Ministers should extend the legal protection for NHS staff who raise whistleblowing concerns through a system to also help those out of work find new jobs in the service, the Francis review has said.
The review concludes that existing legislation is not sufficient to protect staff from discrimination where they may be known to have raised whistleblowing concerns in the past.
Anecdotal claims of whistleblower “blacklisting” were raised by contributors to the review, including examples of interviews and job offers being withdrawn at the last minute and references being withheld for no reason.
In his Freedom to Speak Up review Sir Robert concludes existing laws are “weak” and should be strengthened as well as extended to cover more organisations and type staff.
He recommends that discrimination against whistleblowers during the recruitment process on the grounds they have raised concerns should be made a breach of either the Employment Rights Act 1996 or the Equality Act 2010.
He also recommends the list of prescribed persons to whom whistleblowing concerns can be made, under the Employment Rights Act, should be extended to include all national oversight, commissioning, scrutiny and training bodies.
It would include NHS Protect, NHS England, clinical commissioning groups, Public Health England, Health Education England and local education and training boards, as well as the Parliamentary Health Service Ombudsman.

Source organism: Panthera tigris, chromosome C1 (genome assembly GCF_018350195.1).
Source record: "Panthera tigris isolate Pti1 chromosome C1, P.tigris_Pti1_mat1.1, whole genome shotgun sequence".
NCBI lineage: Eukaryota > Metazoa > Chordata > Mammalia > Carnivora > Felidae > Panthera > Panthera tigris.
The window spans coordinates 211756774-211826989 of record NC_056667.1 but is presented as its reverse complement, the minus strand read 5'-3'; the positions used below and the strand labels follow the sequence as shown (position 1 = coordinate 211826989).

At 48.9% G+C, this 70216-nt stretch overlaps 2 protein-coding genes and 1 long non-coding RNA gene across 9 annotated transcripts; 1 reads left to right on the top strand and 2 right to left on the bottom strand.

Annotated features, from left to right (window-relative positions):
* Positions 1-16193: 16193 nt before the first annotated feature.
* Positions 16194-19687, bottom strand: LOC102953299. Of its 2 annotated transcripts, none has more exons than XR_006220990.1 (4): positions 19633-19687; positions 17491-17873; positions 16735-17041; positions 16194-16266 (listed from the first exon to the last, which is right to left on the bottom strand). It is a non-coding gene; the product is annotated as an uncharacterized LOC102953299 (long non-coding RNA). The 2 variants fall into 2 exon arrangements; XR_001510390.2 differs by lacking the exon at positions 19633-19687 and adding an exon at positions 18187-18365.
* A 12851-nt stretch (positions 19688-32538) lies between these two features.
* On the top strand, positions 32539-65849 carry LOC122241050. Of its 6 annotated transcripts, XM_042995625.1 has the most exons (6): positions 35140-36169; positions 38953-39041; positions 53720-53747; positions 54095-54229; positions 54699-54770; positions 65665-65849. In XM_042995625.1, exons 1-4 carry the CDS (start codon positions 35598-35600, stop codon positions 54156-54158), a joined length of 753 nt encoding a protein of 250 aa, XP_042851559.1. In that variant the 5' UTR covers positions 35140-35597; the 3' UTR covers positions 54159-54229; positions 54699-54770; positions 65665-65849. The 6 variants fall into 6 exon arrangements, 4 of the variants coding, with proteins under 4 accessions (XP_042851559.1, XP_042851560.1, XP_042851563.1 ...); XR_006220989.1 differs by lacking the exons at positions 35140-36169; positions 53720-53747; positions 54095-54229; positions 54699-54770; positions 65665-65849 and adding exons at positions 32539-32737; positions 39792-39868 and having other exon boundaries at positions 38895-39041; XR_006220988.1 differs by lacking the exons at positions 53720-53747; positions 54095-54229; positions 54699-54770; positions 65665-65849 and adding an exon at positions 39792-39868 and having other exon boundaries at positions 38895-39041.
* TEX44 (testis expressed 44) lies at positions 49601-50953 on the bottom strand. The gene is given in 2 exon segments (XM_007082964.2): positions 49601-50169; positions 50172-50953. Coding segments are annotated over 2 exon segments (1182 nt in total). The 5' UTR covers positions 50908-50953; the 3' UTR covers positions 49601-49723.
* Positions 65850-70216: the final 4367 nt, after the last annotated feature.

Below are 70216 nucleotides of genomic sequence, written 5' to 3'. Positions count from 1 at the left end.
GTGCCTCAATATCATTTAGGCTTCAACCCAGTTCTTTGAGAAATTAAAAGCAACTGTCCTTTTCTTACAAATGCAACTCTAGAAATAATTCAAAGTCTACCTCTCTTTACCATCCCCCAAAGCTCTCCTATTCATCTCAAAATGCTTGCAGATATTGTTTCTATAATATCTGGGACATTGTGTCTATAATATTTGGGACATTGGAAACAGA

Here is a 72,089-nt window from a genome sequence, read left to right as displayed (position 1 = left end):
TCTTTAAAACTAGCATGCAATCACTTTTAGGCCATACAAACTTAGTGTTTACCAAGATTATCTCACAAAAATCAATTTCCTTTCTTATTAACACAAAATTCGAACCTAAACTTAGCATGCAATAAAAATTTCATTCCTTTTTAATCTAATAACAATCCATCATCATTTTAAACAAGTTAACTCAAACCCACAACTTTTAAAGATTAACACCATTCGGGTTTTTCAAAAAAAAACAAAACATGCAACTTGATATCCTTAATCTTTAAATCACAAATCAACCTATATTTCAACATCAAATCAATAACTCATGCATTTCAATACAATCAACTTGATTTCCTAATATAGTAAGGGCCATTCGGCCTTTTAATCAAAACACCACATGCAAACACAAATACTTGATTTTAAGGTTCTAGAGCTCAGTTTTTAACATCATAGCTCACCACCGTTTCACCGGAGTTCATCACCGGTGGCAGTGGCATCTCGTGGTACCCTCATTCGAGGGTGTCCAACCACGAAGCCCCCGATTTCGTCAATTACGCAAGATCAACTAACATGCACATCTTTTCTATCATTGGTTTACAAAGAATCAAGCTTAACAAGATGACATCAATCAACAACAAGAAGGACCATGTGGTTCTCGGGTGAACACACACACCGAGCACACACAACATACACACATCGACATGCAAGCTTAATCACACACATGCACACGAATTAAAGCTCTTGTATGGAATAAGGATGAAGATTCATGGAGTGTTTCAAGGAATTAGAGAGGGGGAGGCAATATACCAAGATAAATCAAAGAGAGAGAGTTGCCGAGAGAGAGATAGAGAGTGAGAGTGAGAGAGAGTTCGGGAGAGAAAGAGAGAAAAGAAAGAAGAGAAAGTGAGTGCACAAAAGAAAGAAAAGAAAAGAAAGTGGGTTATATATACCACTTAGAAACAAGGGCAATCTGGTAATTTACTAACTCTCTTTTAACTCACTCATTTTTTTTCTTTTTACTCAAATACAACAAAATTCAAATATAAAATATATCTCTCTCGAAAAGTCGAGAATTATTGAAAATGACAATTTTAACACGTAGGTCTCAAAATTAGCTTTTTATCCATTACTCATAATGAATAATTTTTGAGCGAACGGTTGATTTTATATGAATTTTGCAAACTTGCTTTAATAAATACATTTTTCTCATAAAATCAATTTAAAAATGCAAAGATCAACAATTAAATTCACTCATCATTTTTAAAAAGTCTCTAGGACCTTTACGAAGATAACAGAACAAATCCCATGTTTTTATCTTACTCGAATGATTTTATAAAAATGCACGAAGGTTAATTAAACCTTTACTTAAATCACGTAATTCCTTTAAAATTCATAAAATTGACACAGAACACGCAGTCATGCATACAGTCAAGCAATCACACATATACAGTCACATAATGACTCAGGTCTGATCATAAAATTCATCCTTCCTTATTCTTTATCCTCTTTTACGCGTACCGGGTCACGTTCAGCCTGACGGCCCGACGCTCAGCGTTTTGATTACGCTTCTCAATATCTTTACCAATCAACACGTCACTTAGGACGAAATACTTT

This would have the effect of granting whistleblowers protection if they raise any concerns with the organisations named in the act. The review also said any changes put forward by the government should include all students working towards a career in healthcare. The government will publish its response to the review this afternoon.
Currently whistleblowers can take legal action if they suffer “detriments” after making what is described as “protected disclosure” under the Public Interest Disclosure Act.
But Sir Robert said the description of the law as a “protection” for whistleblowers was not accurate, adding: “The legislation does not provide an individual worker from guaranteed protection from suffering detriment… and contains no measure preventing such detriments from occurring.”
“There is no evidence that the prospect of an employment tribunal case deters victimisation.”
The review also concludes: “Where an NHS worker who has raised a concern cannot, as a result, continue in their current employment, the NHS should fulfil its moral obligation to offer support.”
It says NHS England, the NHS Trust Development Authority and Monitor should jointly create a “support scheme” for current and former NHS staff “whose performance is sound and who can demonstrate they are having difficulty finding employment in the NHS as a result of having made protected disclosures”.
Sir Robert said all NHS organisations should support such a scheme and help people to find alternative employment.